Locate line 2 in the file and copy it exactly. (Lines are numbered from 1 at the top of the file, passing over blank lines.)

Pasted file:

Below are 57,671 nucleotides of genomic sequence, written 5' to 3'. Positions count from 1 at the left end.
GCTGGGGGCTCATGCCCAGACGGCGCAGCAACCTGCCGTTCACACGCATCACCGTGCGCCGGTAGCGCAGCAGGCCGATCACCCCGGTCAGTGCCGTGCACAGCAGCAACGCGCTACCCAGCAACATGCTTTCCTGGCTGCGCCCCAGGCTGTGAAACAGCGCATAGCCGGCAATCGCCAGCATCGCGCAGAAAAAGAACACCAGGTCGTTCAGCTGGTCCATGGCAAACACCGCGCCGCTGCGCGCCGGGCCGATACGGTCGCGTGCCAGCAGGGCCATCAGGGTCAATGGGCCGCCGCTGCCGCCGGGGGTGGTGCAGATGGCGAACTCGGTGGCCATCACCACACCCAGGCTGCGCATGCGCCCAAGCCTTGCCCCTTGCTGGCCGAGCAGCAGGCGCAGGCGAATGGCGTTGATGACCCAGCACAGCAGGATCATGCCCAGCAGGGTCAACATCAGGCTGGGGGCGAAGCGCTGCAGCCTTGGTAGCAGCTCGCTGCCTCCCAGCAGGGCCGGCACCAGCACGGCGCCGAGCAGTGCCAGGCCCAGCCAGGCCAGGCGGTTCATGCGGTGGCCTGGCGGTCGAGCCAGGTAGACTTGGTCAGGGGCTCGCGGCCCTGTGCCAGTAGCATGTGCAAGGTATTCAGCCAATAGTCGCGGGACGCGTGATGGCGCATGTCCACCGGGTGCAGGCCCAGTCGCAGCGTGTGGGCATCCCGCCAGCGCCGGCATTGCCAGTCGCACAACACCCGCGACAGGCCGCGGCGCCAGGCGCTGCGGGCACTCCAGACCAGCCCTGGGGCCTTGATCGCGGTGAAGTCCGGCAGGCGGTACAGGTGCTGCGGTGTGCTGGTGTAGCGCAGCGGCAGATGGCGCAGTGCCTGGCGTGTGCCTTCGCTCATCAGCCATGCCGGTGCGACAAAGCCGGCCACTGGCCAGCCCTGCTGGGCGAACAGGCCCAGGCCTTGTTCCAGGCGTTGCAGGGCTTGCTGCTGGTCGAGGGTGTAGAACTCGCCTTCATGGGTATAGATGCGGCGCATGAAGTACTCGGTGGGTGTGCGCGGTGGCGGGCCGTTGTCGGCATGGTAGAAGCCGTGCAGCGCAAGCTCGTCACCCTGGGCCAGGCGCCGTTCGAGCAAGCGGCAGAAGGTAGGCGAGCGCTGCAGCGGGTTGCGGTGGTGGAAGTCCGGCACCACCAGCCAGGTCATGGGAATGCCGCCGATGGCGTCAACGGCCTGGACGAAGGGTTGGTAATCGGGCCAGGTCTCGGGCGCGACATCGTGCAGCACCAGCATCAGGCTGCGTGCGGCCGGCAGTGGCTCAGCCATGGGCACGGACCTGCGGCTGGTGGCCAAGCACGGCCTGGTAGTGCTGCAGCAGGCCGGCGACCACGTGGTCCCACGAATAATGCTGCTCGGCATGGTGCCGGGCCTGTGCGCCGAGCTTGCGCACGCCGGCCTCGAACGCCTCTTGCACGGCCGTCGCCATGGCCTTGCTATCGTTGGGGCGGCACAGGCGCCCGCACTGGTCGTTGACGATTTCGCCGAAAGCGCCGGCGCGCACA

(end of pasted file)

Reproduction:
GCTGGGGGCTCATGCCCAGACGGCGCAGCAACCTGCCGTTCACACGCATCACCGTGCGCCGGTAGCGCAGCAGGCCGATCACCCCGGTCAGTGCCGTGCACAGCAGCAACGCGCTACCCAGCAACATGCTTTCCTGGCTGCGCCCCAGGCTGTGAAACAGCGCATAGCCGGCAATCGCCAGCATCGCGCAGAAAAAGAACACCAGGTCGTTCAGCTGGTCCATGGCAAACACCGCGCCGCTGCGCGCCGGGCCGATACGGTCGCGTGCCAGCAGGGCCATCAGGGTCAATGGGCCGCCGCTGCCGCCGGGGGTGGTGCAGATGGCGAACTCGGTGGCCATCACCACACCCAGGCTGCGCATGCGCCCAAGCCTTGCCCCTTGCTGGCCGAGCAGCAGGCGCAGGCGAATGGCGTTGATGACCCAGCACAGCAGGATCATGCCCAGCAGGGTCAACATCAGGCTGGGGGCGAAGCGCTGCAGCCTTGGTAGCAGCTCGCTGCCTCCCAGCAGGGCCGGCACCAGCACGGCGCCGAGCAGTGCCAGGCCCAGCCAGGCCAGGCGGTTCATGCGGTGGCCTGGCGGTCGAGCCAGGTAGACTTGGTCAGGGGCTCGCGGCCCTGTGCCAGTAGCATGTGCAAGGTATTCAGCCAATAGTCGCGGGACGCGTGATGGCGCATGTCCACCGGGTGCAGGCCCAGTCGCAGCGTGTGGGCATCCCGCCAGCGCCGGCATTGCCAGTCGCACAACACCCGCGACAGGCCGCGGCGCCAGGCGCTGCGGGCACTCCAGACCAGCCCTGGGGCCTTGATCGCGGTGAAGTCCGGCAGGCGGTACAGGTGCTGCGGTGTGCTGGTGTAGCGCAGCGGCAGATGGCGCAGTGCCTGGCGTGTGCCTTCGCTCATCAGCCATGCCGGTGCGACAAAGCCGGCCACTGGCCAGCCCTGCTGGGCGAACAGGCCCAGGCCTTGTTCCAGGCGTTGCAGGGCTTGCTGCTGGTCGAGGGTGTAGAACTCGCCTTCATGGGTATAGATGCGGCGCATGAAGTACTCGGTGGGTGTGCGCGGTGGCGGGCCGTTGTCGGCATGGTAGAAGCCGTGCAGCGCAAGCTCGTCACCCTGGGCCAGGCGCCGTTCGAGCAAGCGGCAGAAGGTAGGCGAGCGCTGCAGCGGGTTGCGGTGGTGGAAGTCCGGCACCACCAGCCAGGTCATGGGAATGCCGCCGATGGCGTCAACGGCCTGGACGAAGGGTTGGTAATCGGGCCAGGTCTCGGGCGCGACATCGTGCAGCACCAGCATCAGGCTGCGTGCGGCCGGCAGTGGCTCAGCCATGGGCACGGACCTGCGGCTGGTGGCCAAGCACGGCCTGGTAGTGCTGCAGCAGGCCGGCGACCACGTGGTCCCACGAATAATGCTGCTCGGCATGGTGCCGGGCCTGTGCGCCGAGCTTGCGCACGCCGGCCTCGAACGCCTCTTGCACGGCCGTCGCCATGGCCTTGCTATCGTTGGGGCGGCACAGGCGCCCGCACTGGTCGTTGACGATTTCGCCGAAAGCGCCGGCGCGCACA